Backcountry Information for the Northern Adirondacks
Note: The Adirondack Trail Information web pages are now the Adirondack Backcountry Information web pages. The web pages include information on the western Adirondacks and have been reorganized and reformatted. Individual Forest Preserve units may not be listed on the same page they were previously listed.
Updated: August 25, 2016
WARNING: Backcountry conditions can change suddenly. All users should plan accordingly, including bringing flashlight, first aid equipment, extra food and clothing. Weather conditions may alter your plans; you should always be prepared to spend an unplanned night in the woods before entering the back country. Back country hiking trails can be rugged and rough-they are not maintained as park walkways-wear proper footwear!
Check the Adirondack Backcountry Information web page for important notices and information which apply broadly across the Adirondacks, and links to important information about hiking, camping and paddling in the Adirondacks.
Weather: Always be aware of and prepared for weather conditions. Being properly prepared for weather and other conditions will help to ensure a safe and enjoyable time in the outdoors. Weather forecasts can and do change. Check the current National Weather Service Weather Forecast (leaves DEC website) before entering the backcountry.
Trail Conditions: Trails have been drying up but if forecasted thunderstorms and rain occur Thursday afternoon and night, expect trails to be wet and muddy - especially along water bodies, in low lying areas and during & after rain events. All hikers should wear waterproof footwear and gaiters. Remain on trails; walk through mud & water to prevent further eroding trails and damaging trailside vegetation.
Hot Weather Precautions: DEC Forest Rangers continue to respond to incidents of hikers in distress due to dehydration. Be prepared for hot weather. Wear loose clothing of material that wicks moisture away from your body and protect yourself from the sun with a hat, sunglasses and sun block. Drink plenty of water at home, in the car and at the trailhead. Carry at least 2 liters/quarts of water per person; rest often and drink water more often; and replace electrolytes via tablets or other means.
Black Bear Activity: Due to the dry conditions black bears have been more active than usual throughout the Adirondacks.
- The use of bear-resistant canisters is required for overnight users in the Eastern High Peaks Wilderness and recommended throughout the Adirondacks.
- ALL food, toiletries and garbage must be stored in bear-resistant canisters in the Eastern High Peaks Wilderness.
- Elsewhere, ALL food, toiletries and garbage should be stored in bear-resistant canisters or in a food (aka bear) hang elsewhere.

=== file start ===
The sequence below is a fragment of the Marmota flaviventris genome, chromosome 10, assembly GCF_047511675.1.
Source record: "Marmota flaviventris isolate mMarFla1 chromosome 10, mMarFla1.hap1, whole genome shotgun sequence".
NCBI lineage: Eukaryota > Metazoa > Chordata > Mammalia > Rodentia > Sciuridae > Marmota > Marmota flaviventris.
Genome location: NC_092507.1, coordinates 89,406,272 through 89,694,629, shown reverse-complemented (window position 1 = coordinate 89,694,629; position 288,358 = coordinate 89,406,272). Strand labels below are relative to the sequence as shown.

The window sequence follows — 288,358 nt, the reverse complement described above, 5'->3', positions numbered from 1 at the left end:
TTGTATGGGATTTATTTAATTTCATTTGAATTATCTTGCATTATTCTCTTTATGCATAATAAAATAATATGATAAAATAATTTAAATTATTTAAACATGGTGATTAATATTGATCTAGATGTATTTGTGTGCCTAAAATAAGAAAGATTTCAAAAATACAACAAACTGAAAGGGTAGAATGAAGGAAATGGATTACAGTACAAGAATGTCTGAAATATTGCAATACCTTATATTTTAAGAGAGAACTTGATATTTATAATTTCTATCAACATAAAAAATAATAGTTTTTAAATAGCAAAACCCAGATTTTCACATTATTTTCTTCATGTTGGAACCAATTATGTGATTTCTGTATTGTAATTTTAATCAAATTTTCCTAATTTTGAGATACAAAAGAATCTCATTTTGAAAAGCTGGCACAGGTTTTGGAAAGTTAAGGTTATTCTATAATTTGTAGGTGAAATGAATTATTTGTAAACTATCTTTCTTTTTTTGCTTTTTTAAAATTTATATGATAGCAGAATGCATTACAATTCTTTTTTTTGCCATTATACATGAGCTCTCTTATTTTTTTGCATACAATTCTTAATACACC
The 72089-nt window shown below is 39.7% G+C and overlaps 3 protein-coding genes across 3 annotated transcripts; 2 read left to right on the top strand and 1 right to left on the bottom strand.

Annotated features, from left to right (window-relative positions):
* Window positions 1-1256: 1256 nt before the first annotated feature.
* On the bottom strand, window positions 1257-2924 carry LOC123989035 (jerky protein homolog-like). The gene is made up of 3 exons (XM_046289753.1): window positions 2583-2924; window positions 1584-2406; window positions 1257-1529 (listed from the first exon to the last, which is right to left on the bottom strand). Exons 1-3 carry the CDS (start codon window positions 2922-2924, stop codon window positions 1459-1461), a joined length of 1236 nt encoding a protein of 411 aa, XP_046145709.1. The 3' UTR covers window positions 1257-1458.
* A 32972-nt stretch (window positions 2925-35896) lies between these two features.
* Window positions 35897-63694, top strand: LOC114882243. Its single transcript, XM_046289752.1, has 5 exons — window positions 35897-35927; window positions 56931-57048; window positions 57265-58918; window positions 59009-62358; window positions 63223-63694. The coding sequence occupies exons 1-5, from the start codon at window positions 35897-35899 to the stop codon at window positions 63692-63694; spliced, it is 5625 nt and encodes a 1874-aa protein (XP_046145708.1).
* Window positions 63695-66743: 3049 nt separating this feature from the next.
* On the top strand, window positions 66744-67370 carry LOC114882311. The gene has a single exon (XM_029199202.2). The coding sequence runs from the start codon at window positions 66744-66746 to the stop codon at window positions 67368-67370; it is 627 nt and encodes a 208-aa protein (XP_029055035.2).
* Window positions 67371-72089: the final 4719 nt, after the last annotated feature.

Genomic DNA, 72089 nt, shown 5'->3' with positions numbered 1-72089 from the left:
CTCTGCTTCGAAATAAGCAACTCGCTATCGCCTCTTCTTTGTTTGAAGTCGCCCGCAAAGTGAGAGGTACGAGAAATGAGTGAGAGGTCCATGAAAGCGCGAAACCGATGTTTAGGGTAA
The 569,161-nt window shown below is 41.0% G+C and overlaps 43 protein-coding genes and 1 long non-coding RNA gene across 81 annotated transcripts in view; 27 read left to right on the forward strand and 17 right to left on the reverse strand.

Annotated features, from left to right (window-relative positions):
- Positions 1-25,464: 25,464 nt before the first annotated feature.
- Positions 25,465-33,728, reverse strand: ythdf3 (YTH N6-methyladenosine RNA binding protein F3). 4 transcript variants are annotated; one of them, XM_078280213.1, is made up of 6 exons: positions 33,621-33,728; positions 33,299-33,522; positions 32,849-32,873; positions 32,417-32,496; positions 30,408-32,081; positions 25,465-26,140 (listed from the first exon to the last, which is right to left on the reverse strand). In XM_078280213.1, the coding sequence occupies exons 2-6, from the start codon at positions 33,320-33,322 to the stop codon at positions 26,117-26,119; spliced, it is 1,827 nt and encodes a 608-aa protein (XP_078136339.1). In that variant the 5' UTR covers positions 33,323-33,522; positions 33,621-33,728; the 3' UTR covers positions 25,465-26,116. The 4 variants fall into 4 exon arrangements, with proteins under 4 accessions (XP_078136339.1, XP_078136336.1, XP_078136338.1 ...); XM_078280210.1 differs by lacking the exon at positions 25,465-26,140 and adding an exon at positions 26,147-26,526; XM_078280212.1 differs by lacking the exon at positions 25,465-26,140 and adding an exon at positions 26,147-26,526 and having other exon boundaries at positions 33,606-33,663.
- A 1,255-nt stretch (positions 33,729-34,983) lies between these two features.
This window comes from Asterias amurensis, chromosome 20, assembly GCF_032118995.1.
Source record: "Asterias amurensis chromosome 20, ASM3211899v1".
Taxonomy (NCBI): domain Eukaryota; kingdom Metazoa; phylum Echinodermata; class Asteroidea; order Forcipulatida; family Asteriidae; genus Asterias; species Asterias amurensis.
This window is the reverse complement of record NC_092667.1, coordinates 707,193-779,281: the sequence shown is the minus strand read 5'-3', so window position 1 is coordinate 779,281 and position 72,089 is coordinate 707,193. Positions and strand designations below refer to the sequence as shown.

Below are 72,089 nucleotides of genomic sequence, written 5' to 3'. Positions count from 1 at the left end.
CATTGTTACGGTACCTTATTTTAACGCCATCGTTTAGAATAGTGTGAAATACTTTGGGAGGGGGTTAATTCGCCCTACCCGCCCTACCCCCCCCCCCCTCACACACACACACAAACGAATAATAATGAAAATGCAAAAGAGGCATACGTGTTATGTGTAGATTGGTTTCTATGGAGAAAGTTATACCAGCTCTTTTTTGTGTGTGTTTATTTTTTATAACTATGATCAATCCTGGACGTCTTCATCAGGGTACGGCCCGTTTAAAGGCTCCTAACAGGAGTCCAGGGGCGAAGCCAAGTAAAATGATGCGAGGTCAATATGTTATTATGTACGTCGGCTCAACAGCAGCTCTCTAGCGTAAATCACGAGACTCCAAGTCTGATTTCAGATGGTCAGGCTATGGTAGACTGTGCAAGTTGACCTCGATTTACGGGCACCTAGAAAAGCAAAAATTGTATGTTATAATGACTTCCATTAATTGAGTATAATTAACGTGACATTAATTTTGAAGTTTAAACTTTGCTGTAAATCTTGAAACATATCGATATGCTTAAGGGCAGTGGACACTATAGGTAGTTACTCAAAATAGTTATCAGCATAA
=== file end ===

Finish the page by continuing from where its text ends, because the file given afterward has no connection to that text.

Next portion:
- Bears are most active in the evening; cook, eat, and clean up before dusk.
- These and other practices can prevent attracting black bears to campsites in the backcountry.
Madawaska Road: The road to Madawaska Pond from State Route 458 is once again open to public use by motor vehicle and bicycles. The road provides access to Madwaska Pond, Quebec Brook and the thousands of acres of surrounding forest preserve and conservation easement lands. The entrance to the road is on the south side of State Route 458, 1.25 miles west of the intersection with State Route 30. Currently, there is no sign to identify the road.
Thunderstorm Safety: Avoid summits and other open areas and being on the water during thunderstorms. Immediately move to lower elevations, head to shore, or otherwise seek shelter at the first sound of thunder. Find a low spot away from tall trees. Seek an area of shorter trees and crouch down away from tree trunks.
Summits: Temperatures will be cooler and winds will be stronger. Sight distance will be limited, sometimes significantly, when clouds cover the summits. The National Weather Service Mountain Point Forecasts (leaves DEC website) provides forecasts for selected summits in this area.
Report back country emergencies, such as lost or injured hikers, and wildland fires to the DEC Forest Rangers at 518-891-0235.
Adirondack Canoe Route/Northern Forest Canoe Trail
- The Adirondack Canoe Route is part of the 740-mile Northern Forest Canoe Trail (NFCT) (leaves DEC website) which links the waterways of New York, Vermont, Québec, New Hampshire and Maine.
DeBar Mountain Wild Forest
- A trail has been built to the fire tower on summit of 3,355-foot Loon Lake Mountain. A trailhead parking area is located on the west side of County Route 26 in the Town of Franklin in Franklin County, approximately 4.7 miles north of the hamlet of Loon Lake. Trail map and press release with more information. (2013)
Kushaqua Tract Easement